Glory and Dishonour: Victoria Cross Heroes Whose Lives Ended in Tragedy or Disgrace by Brian Izzard
There have been so many books on Victoria Cross heroes that the London auction house Spink actually published a bibliography. Most of the books follow a similar path, focusing on the heroism. But after researching many of the stories I came to realise that there was another dimension.
As the blurb to my book points out, ‘. . . this is the first one to explore the lives of those for whom the greatest accolade did not bring contentment, happiness or lasting fame’.
In Victorian times men who upset authority were often treated harshly and Victoria Cross holders who transgressed were no exception.
One of the saddest cases is that of George Ravenhill, who joined the Royal Scots Fusiliers at the age of 17. When the Second Boer War broke out in 1899, his battalion sailed to South Africa. In a famous action at Colenso, Ravenhill was one of the soldiers who tried to save the guns of the Royal Horse Artillery after a blunder led to them becoming trapped in a Boer ambush. Seven men, including Ravenhill, who was wounded, were awarded the VC.
After his discharge from the army he struggled to provide for his wife and three children, two sons and a daughter. They ended up in their local workhouse, Erdington, Birmingham. In 1908 Ravenhill’s plight came to the attention of Liberal MP Cecil Harmsworth, who raised the case with the Secretary of State for War, Richard Haldane [later Viscount Haldane], in the House of Commons. Haldane replied: ‘This is the first intimation we have received on this matter. The case is being investigated.’
No help came and Ravenhill, whose wife had given birth to another child, a girl, resorted to stealing some iron worth six shillings to raise money to feed his family. He was arrested and jailed.
It is to Ravenhill’s credit that despite his financial misery he had refused to pawn or sell his Victoria Cross. But if War Office bureaucracy had moved slowly to help him, especially with regard to a pension claim, it acted swiftly to dishonour him. His decoration and two campaign medals for South Africa were confiscated, and his name was removed from the Victoria Cross Register.
According to the 1911 census, Ravenhill and his wife and children were still in the workhouse. Another child had been born, but such were the family’s dire circumstances that three children were sent to Canada for fostering by wealthy families. The ex-soldier would never see them again. In 1921, aged 49, he died at his home, one room in a squalid tenement building. The hero of Colenso was buried in a plot marked only ‘36’. There were no funds for a plaque.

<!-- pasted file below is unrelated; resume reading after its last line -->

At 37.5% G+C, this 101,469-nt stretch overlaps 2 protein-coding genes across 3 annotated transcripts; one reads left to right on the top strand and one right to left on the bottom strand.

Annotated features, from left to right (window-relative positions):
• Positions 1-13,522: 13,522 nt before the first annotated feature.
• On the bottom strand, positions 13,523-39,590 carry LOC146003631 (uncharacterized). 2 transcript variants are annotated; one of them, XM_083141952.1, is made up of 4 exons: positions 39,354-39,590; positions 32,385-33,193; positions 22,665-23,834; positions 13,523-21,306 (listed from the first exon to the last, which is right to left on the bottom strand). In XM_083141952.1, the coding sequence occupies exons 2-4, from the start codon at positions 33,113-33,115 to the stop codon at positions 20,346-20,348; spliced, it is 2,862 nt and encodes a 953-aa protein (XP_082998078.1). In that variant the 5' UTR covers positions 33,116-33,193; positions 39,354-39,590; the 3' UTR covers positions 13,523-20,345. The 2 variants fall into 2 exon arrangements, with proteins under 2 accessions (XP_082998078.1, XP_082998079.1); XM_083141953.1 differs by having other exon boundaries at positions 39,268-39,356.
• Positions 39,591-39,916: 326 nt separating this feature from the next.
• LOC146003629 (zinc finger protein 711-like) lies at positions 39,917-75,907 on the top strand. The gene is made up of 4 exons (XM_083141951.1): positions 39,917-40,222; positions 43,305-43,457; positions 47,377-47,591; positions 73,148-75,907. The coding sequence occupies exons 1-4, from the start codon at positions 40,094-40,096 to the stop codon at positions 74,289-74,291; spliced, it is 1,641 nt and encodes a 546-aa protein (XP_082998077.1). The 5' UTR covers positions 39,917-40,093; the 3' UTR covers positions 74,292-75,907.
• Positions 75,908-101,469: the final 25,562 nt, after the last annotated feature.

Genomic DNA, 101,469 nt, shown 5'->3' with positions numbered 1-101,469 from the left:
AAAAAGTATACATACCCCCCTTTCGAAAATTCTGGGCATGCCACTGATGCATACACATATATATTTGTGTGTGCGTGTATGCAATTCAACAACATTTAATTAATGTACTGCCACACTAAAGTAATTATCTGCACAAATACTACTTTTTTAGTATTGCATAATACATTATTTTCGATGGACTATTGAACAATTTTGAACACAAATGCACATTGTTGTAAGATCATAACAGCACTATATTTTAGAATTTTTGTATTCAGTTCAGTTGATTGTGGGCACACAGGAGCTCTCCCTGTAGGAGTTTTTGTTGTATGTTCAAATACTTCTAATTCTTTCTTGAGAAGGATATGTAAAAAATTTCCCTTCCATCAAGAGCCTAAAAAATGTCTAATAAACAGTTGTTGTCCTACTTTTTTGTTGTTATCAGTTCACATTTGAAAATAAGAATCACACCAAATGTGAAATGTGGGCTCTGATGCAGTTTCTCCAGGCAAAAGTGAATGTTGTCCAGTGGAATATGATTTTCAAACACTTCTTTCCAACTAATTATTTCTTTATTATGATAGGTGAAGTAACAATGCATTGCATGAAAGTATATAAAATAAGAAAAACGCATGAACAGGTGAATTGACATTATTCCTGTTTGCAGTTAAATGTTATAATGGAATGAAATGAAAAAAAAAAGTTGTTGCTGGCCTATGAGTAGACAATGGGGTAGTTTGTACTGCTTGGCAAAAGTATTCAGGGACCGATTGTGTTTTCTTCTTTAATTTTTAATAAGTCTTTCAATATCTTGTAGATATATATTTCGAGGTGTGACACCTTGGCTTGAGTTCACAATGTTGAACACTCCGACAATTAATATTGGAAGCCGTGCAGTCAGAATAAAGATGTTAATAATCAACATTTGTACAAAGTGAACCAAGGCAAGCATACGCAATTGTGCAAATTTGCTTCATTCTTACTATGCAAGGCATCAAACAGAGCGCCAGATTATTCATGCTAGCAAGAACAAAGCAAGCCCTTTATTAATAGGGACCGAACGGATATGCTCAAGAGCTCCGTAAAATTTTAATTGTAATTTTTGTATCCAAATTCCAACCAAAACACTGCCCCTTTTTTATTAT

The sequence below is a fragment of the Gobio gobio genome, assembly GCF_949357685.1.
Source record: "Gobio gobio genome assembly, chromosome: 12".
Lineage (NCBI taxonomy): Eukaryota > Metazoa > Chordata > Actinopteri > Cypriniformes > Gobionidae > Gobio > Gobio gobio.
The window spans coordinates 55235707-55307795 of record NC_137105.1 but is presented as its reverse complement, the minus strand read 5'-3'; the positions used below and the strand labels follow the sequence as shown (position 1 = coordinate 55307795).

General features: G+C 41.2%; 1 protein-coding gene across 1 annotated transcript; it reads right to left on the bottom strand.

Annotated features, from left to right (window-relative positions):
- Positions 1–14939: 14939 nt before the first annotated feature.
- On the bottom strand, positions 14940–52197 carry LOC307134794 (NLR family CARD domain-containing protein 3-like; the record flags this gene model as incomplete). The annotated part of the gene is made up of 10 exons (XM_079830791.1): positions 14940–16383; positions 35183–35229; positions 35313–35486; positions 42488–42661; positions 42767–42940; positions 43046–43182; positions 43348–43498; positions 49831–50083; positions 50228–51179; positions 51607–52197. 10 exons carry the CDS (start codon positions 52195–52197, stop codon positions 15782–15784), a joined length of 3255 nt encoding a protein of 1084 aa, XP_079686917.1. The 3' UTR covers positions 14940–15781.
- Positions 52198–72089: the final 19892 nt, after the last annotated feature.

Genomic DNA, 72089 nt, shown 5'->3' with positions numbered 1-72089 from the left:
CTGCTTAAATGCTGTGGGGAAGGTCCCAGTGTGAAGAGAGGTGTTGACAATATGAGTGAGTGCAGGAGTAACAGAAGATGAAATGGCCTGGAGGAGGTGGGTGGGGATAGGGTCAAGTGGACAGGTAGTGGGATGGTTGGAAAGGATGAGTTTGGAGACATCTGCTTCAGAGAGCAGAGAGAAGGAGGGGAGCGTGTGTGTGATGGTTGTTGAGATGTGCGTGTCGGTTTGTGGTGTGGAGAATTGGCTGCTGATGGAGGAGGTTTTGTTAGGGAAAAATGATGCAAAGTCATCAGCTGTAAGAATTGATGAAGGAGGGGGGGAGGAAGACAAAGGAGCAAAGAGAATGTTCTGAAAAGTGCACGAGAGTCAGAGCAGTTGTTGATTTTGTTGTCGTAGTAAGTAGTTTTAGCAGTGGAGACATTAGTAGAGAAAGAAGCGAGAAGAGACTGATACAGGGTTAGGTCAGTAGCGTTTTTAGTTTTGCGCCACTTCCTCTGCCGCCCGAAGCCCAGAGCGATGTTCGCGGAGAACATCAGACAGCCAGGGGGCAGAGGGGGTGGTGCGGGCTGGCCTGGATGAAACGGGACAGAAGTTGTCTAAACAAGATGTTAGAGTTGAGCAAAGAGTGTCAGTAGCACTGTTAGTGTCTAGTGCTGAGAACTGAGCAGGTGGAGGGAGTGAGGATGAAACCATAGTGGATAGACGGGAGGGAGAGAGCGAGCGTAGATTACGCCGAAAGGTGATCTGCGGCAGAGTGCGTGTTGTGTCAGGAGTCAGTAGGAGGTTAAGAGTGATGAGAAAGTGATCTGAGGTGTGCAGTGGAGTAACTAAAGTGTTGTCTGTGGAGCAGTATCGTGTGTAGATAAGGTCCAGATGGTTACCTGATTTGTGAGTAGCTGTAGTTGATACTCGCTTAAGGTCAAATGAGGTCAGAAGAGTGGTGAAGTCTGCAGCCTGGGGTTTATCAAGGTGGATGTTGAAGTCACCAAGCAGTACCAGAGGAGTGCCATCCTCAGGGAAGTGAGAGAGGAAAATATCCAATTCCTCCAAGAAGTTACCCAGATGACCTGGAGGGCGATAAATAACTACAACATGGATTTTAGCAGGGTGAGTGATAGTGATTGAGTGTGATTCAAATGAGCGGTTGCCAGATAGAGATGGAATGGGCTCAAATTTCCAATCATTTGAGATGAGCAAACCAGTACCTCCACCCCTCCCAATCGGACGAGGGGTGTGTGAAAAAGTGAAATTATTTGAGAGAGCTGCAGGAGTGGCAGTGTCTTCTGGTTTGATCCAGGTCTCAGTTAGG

The unfortunate distinction of being the first army recipient to forfeit the Victoria Cross fell to James McGuire. Bizarrely, a cow led to his downfall.
For many Irishmen in the 19th century the British army offered an escape from poverty and the misery of the country's potato famine. At Enniskillen in 1849 the East India Company was recruiting for its regiments, and McGuire, then a labourer aged 21 or 22, signed on for 10 years, sailing to India to join the 1st Bengal European Fusiliers. He was awarded the Victoria Cross during the Indian Mutiny after throwing a ‘burning mass’ of ammunition boxes over a Delhi parapet and saving many lives.
After completing his service Sergeant McGuire was discharged in 1859 with a pension of one shilling a day. As the holder of the Victoria Cross he was also entitled to an annual payment of £10. McGuire returned to Ireland and at some stage went to live with an uncle, who had a small farm near Enniskillen. The ex-soldier was persuaded to loan the family £6 but the debt was never fully repaid.
McGuire, a ‘simple, quiet man and not up with the ways of the world’, took a cow belonging to his uncle as payment. He was arrested on his way to a fair, presumably to sell the animal, and a court sentenced him to nine months’ hard labour.
McGuire reportedly died a few months later. But there is speculation that he may have taken on a new identity, perhaps joining the army again, an easy thing to do in those days.
As the Victoria Cross winner Michael O’Leary observed: ‘No nation ever did bother much about its old soldiers, and why should they bother about me?’
The army veteran had been reduced to working as a doorman at a hotel near Park Lane, London, earning ‘a scant living holding umbrellas over the heads of painted actresses, crippled old ladies and richly-clad members of the plutocracy’. The hotel did not pay him a wage and he relied entirely on tips, ‘but only one person out of ten ever gives me a tip’.
In 1915 O’Leary of the Irish Guards had caught the imagination of the British public after single-handedly storming two German positions and saving many of his comrades from deadly machine-gun fire in northern France. After the war he went to Canada to start a new life but was later dogged by smuggling and bootlegging scandals.
Brian Izzard's new book Glory and Dishonour: Victoria Cross Heroes Whose Lives Ended in Tragedy or Disgrace is available for purchase now.